Securing America's ports

the port deploys a sophisticated sonar system at narrow points that ships pass through to detect any changes or abnormalities underwater. It also deploys unmanned remote controlled submersible surveillance vehicles to detect underwater threats.

Long Beach has also deployed a military-grade radar system to detect all ships in the nearby vicinity. Cargo ships are required to carry transponders that identify the vessel and where it is located, while the radar has the capability to detect small craft that lack transponders.

With combining sonar and radar, we have coverage of a significant area of the approaches to the port,” said Cosmo Perrone, the director of security at the Port of Long Beach.

On the ground, the port is assisted by several federal agencies including U.S. Customs and Border Protection (CBP) which is responsible for providing and operating inspection technologies. CBP focuses heavily on screening cargo containers using large non-intrusive x-ray devices that can quickly generate an image of what is inside each of the containers.

Patrick Simmons, director of the Non-Intrusive Inspection Technologies Division at CBP, explains, “It’s kind of like that game you played when you were a kid: ‘What Doesn’t Belong.’ So if the shipping manifest said ‘bowling balls’ and within the container you see round bowling ball, round bowling ball and then a dense square object, you would have to take a look at that and see what that dense object might actually be.”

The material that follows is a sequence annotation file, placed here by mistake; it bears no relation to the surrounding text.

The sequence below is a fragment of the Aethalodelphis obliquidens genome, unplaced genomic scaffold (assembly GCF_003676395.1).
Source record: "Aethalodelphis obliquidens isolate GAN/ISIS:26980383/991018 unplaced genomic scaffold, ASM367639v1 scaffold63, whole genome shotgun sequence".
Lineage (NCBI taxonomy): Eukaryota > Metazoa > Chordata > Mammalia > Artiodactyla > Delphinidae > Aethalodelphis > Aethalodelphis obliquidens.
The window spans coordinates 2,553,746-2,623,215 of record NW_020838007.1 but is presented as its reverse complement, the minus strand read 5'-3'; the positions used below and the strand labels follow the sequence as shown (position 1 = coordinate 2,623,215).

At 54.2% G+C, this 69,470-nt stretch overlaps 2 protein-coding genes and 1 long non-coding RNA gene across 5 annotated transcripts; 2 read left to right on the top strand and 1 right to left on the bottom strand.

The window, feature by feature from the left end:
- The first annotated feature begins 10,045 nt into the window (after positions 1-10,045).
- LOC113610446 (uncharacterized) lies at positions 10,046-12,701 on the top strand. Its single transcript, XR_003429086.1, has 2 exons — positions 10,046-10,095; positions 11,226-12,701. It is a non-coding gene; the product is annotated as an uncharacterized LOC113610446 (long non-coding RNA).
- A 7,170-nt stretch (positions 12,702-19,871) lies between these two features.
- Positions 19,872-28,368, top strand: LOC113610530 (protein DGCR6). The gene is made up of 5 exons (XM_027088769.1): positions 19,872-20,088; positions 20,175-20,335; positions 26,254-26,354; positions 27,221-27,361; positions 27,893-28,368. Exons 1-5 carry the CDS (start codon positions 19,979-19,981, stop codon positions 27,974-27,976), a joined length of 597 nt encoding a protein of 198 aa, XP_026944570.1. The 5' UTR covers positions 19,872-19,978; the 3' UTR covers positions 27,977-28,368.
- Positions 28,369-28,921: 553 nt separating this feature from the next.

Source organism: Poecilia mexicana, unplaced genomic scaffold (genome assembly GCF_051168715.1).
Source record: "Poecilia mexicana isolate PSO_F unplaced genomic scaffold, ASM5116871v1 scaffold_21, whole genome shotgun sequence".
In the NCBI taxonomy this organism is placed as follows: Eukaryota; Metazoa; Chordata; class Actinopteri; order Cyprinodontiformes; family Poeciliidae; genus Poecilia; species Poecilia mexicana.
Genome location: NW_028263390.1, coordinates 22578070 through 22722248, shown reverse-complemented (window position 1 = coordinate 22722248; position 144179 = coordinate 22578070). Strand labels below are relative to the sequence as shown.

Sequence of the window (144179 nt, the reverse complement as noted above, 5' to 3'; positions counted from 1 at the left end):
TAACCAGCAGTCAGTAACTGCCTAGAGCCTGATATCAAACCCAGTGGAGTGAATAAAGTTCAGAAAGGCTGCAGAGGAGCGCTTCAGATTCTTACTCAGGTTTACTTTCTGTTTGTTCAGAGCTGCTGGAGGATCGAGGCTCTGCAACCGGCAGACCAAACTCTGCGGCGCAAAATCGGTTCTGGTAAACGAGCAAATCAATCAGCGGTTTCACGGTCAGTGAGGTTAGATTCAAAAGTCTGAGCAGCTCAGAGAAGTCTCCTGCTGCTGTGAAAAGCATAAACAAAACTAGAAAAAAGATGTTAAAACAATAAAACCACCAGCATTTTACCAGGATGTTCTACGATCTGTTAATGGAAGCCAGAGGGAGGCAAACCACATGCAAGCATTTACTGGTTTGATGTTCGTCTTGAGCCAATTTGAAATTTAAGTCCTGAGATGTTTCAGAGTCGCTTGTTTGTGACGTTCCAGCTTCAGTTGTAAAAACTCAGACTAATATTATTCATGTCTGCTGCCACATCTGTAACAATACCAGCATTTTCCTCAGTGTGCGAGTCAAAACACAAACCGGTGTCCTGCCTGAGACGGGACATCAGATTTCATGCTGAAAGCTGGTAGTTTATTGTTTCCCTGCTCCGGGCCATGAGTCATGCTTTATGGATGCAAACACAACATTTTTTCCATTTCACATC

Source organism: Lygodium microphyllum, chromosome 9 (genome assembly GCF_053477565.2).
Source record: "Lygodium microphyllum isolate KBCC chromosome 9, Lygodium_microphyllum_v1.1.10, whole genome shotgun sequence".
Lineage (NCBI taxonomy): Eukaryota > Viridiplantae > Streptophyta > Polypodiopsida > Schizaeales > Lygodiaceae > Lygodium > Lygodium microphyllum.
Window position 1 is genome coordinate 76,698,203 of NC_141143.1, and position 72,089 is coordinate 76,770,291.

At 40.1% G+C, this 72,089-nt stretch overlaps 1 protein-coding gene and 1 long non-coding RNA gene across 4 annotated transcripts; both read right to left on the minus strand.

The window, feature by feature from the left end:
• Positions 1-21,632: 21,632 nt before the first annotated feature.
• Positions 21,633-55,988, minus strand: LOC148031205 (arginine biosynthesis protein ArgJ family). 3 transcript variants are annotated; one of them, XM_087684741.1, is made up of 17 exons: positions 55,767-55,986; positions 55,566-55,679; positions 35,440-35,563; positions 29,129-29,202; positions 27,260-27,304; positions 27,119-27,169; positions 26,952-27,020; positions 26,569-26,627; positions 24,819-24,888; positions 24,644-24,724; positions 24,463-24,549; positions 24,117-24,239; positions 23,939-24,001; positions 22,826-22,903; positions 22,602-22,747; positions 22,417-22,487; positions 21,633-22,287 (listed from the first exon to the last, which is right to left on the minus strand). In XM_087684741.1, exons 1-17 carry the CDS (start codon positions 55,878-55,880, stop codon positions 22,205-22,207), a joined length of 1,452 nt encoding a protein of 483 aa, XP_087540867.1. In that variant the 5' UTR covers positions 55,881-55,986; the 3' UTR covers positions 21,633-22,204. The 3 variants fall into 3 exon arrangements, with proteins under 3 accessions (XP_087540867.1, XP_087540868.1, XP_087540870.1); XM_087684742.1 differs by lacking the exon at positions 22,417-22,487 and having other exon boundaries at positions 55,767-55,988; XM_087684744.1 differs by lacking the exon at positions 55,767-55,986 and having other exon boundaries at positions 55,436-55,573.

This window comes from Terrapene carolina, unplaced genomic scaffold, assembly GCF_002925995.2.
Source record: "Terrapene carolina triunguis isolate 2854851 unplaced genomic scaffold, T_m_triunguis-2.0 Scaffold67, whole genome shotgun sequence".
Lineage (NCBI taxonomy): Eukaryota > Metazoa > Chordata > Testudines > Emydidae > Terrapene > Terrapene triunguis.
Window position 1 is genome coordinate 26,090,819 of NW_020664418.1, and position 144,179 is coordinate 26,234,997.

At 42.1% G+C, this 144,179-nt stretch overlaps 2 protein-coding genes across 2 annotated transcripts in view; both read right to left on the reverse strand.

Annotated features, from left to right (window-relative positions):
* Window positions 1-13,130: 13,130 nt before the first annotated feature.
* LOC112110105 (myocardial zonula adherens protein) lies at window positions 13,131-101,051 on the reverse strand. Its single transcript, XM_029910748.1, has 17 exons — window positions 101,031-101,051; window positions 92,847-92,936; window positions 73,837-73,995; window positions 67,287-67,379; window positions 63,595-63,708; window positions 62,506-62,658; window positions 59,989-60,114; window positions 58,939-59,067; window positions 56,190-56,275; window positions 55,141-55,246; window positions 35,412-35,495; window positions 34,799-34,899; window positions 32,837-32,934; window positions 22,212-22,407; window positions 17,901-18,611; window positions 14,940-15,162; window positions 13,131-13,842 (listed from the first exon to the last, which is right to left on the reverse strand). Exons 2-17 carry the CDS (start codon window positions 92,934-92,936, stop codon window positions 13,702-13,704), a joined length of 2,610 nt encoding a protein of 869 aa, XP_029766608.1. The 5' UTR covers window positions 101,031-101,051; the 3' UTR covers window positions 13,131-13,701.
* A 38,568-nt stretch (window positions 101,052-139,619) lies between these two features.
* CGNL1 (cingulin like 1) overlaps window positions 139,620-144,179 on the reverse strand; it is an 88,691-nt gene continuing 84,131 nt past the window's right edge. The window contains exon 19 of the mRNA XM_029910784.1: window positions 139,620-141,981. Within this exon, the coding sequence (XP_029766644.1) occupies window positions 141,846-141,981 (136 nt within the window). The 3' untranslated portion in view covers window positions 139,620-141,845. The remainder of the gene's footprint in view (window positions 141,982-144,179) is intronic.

CBP also operates radiation detection equipment, while the Transportation Security Administration and U.S. Coast Guard assist in securing the facilities physical entry points.

Other security measures include a $3 million screening vessel that can scan the contents of a ship as it passes through the port, a radiation-detecting helicopter, and chemical weapons detecting canine teams.

With all these systems and security measures, the primary focus is to ensure that goods can pass through efficiently.

The cost-benefit analysis and the ability to keep the goods moving — that is, how do the security systems interfere with the movement of goods — is a major concern, so we’re always looking for those that allow the movement of goods to be uninterrupted,” Perrone said.

The ISC West conference will be held from 5 April to 8 April in Las Vegas, Nevada and is expected to draw more than 23,000 security professionals and 900 manufacturers from around the world. Its goal is to showcase upcoming technologies and services as well as educating security professionals on pertinent issues.

Seminars and discussion panels will cover topics ranging from wireless infrastructure surveillance to video analytics, security trends to risk management, and biometric access devices to cybersecurity on cloud computing networks.

ISC West is sponsored by the Security Industry Association which represents “the business interest of manufacturers, service providers, and integrators of electronic physical security equipment.”